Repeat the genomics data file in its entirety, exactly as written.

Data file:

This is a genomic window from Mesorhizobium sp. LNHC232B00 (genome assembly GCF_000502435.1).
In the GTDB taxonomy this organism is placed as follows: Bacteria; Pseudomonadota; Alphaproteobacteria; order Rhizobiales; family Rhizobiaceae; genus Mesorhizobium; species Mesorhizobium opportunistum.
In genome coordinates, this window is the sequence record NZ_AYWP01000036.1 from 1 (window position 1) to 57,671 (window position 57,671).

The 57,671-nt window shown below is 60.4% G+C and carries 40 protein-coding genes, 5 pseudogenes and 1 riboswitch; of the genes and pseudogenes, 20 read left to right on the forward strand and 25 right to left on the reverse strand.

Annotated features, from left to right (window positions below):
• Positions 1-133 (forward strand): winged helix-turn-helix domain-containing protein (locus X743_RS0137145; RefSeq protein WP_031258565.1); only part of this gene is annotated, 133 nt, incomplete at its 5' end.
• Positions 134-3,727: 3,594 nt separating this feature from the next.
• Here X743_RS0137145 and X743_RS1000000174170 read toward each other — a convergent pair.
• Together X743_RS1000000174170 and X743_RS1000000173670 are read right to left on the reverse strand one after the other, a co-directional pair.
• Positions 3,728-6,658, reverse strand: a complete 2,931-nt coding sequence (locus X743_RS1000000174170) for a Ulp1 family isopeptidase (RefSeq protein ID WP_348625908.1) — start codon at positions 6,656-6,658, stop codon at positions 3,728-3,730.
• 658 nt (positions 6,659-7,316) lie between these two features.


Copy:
This is a genomic window from Mesorhizobium sp. LNHC232B00 (genome assembly GCF_000502435.1).
In the GTDB taxonomy this organism is placed as follows: Bacteria; Pseudomonadota; Alphaproteobacteria; order Rhizobiales; family Rhizobiaceae; genus Mesorhizobium; species Mesorhizobium opportunistum.
In genome coordinates, this window is the sequence record NZ_AYWP01000036.1 from 1 (window position 1) to 57,671 (window position 57,671).

The 57,671-nt window shown below is 60.4% G+C and carries 40 protein-coding genes, 5 pseudogenes and 1 riboswitch; of the genes and pseudogenes, 20 read left to right on the forward strand and 25 right to left on the reverse strand.

Annotated features, from left to right (window positions below):
• Positions 1-133 (forward strand): winged helix-turn-helix domain-containing protein (locus X743_RS0137145; RefSeq protein WP_031258565.1); only part of this gene is annotated, 133 nt, incomplete at its 5' end.
• Positions 134-3,727: 3,594 nt separating this feature from the next.
• Here X743_RS0137145 and X743_RS1000000174170 read toward each other — a convergent pair.
• Together X743_RS1000000174170 and X743_RS1000000173670 are read right to left on the reverse strand one after the other, a co-directional pair.
• Positions 3,728-6,658, reverse strand: a complete 2,931-nt coding sequence (locus X743_RS1000000174170) for a Ulp1 family isopeptidase (RefSeq protein ID WP_348625908.1) — start codon at positions 6,656-6,658, stop codon at positions 3,728-3,730.
• 658 nt (positions 6,659-7,316) lie between these two features.